Denton Jaques Snider.

Music and the fine arts; a psychology of aesthetic online

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But what should be first grasped is the pur-
port of this struggle between what might
seem land and sea, hinted in the respective
emblems of the two deities, the olive sacred
to Athena and the salt-spring of Poseidon's
domain. In our opinion this is a phase of the


conflict already set forth in tlie Eastern Ped-
iment, the conflict between the old and the
new Gods. Athena is again the divine pro-
tagonist of the incoming order of intelli-
gence. She thns is the central fignre unify-
ing both works. The significance is that the
Athenian Goddess is henceforth to dominate
the sea throngh her skill, especially as to nav-
igation. Poseidon's realm is not in the fu-
ture to be an independent kingdom, full of
tempests and other dangers which man is to
shun ; mind is to conquer it and to employ it
as his implement ; so the Athenians did in the
time of Pericles, making its broad shoulders
the bearer of their victorious triremes. Al-
ready Themistocles had shown this spirit
when he persuaded his people to betake them-
selves to their 'Svooden walls," in which
Athena would be the victor; she had first to
conquer Poseidon before she could conquer
the Persian. The naval victory of Salamis
had occurred some fifty-two years before the
dedication of the Parthenon ; many a surviv-
ing veteran of that battle must have looked
at this sculptured drama of Athena 's triumph
over Poseidon — what did it mean to him?
And to the people whose dearest memory was
Salamis, which was followed by the suprem-
acy of the Athenian naval power? To that
popular oonsciousness the artist appealed


ill Ids work; the spectators saw in it their
city and its great deed, saw themselves in
their strongest aspiration. So we at pres-
ent must not behold a merely negative vic-
tory over Poseidon who after defeat runs
off and stays by himself in his sullen element,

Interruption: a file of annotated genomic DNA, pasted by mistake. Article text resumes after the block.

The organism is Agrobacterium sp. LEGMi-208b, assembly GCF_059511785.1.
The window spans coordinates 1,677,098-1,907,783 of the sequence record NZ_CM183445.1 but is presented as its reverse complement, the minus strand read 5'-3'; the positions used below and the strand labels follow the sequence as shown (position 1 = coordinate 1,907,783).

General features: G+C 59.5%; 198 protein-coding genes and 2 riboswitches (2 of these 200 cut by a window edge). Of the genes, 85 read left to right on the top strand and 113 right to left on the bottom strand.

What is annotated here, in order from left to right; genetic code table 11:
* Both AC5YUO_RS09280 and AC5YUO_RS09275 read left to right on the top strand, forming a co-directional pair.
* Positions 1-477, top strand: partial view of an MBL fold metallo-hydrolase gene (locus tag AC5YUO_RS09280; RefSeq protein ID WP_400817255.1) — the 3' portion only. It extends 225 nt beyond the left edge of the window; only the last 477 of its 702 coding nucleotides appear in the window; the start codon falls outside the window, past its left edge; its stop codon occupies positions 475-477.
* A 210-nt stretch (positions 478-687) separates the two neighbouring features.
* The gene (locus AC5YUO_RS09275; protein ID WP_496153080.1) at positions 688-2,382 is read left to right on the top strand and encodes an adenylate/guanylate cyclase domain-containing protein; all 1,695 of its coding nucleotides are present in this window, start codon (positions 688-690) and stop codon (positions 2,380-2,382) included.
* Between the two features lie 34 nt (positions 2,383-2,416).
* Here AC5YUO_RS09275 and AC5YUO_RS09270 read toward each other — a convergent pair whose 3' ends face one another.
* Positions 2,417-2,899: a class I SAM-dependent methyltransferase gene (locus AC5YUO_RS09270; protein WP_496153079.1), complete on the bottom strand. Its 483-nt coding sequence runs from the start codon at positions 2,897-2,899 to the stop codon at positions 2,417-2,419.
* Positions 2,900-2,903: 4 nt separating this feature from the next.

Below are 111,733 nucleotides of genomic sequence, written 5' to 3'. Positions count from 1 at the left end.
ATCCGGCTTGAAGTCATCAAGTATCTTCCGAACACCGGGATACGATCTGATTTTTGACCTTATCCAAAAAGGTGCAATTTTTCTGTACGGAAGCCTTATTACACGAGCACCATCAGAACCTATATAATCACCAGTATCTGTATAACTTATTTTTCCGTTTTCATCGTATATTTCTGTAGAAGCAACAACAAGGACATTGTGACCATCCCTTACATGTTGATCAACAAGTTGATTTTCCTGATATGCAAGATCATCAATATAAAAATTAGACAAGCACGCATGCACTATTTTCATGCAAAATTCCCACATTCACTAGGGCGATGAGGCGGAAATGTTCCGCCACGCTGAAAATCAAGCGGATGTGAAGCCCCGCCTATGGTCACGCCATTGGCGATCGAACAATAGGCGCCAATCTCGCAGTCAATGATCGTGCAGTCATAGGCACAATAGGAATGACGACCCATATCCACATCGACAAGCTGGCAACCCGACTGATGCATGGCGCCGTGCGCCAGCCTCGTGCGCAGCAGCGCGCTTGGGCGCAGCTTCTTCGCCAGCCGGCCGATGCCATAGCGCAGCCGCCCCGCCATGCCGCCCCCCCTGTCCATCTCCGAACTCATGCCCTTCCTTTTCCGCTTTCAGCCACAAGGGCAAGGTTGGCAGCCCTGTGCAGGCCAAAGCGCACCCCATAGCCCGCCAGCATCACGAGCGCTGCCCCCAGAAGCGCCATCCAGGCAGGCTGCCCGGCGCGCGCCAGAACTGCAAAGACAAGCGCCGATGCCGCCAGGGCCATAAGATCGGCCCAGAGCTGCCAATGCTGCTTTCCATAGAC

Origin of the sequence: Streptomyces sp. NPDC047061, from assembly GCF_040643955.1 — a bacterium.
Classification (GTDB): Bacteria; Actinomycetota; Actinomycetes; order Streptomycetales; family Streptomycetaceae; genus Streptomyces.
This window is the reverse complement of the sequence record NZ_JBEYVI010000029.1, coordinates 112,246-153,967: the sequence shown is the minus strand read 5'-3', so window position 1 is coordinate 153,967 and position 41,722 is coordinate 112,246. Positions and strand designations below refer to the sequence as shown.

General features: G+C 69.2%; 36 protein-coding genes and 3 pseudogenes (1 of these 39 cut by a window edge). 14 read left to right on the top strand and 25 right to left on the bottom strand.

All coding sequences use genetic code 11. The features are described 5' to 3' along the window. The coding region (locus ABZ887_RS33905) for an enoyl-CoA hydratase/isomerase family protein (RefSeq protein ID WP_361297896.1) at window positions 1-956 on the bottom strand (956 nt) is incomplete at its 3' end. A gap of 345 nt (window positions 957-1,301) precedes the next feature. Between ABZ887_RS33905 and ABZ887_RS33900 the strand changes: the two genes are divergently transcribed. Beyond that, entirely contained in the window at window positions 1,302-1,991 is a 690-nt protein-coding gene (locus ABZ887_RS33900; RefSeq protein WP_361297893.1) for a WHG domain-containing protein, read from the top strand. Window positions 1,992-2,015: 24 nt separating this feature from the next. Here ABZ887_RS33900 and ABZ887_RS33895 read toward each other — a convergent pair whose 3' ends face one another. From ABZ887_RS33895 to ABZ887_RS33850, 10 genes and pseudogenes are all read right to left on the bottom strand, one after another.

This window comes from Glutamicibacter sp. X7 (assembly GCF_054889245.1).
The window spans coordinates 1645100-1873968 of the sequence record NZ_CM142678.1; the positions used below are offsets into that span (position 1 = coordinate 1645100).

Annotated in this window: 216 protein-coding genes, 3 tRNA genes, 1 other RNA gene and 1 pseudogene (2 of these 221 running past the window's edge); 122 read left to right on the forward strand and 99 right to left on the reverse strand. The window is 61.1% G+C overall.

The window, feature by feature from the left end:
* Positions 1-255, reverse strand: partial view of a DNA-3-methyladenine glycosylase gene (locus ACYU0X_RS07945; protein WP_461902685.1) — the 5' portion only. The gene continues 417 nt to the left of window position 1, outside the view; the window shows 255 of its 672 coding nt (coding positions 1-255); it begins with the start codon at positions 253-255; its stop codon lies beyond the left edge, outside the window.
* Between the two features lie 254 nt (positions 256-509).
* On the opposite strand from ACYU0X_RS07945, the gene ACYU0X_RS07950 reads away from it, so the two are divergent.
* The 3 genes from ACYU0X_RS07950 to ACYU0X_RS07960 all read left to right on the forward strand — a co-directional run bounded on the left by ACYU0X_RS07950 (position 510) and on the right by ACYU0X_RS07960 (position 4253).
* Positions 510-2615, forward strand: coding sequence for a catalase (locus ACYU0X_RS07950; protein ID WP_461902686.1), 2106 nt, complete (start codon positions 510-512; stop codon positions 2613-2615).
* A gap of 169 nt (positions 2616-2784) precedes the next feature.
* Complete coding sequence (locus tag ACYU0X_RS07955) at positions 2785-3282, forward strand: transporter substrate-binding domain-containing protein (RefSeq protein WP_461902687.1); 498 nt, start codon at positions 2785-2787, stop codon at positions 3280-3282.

while triumphant Athena clings to the land
or even to the Acropolis. Not at all; she
goes forth and becomes mistress of the sea,
and thereby causes her city Athens to be born
anew with a maritime empire, which of
course starts in the mastery over Poseidon.
And we have to project ourselves back into
that old consciousness and make it live, in
order to understand the Art of Phidias and
indeed any true Art.

This Western Pediment was almost entire
when Carrey s made his sketch (alluded to pre-
viously) in 1674. Since then it has suffered
greater havoc than the other Pediment. Of
this mass of chips and torsos and conjectures
no account can here be taken. The triangu-
lar form of the frame work again shows a
rise, culmination and decline or flight; this
last seems to represent Poseidon and his re-
tinue of marine deities aligned down into the
sea. Looking at Athena's side we behold the
prostrate figure usually called Cephissus or
Ilissus, two Attic streams between which
Athens with its Acropolis is situated. These

run nELLEXic rnnioD PHiDiAfi. ns

designations tliongii taken from tlie locality,
may be questioned on several grounds. The
so-called Cepliissus is the best known and
most striking figure in this Pediment. It lies
heavy, relaxed, yielding to gravity especially
in the lower body, while the upper is in a
struggle to rise, propping itself on its left
elbow, but unable as yet to overcome the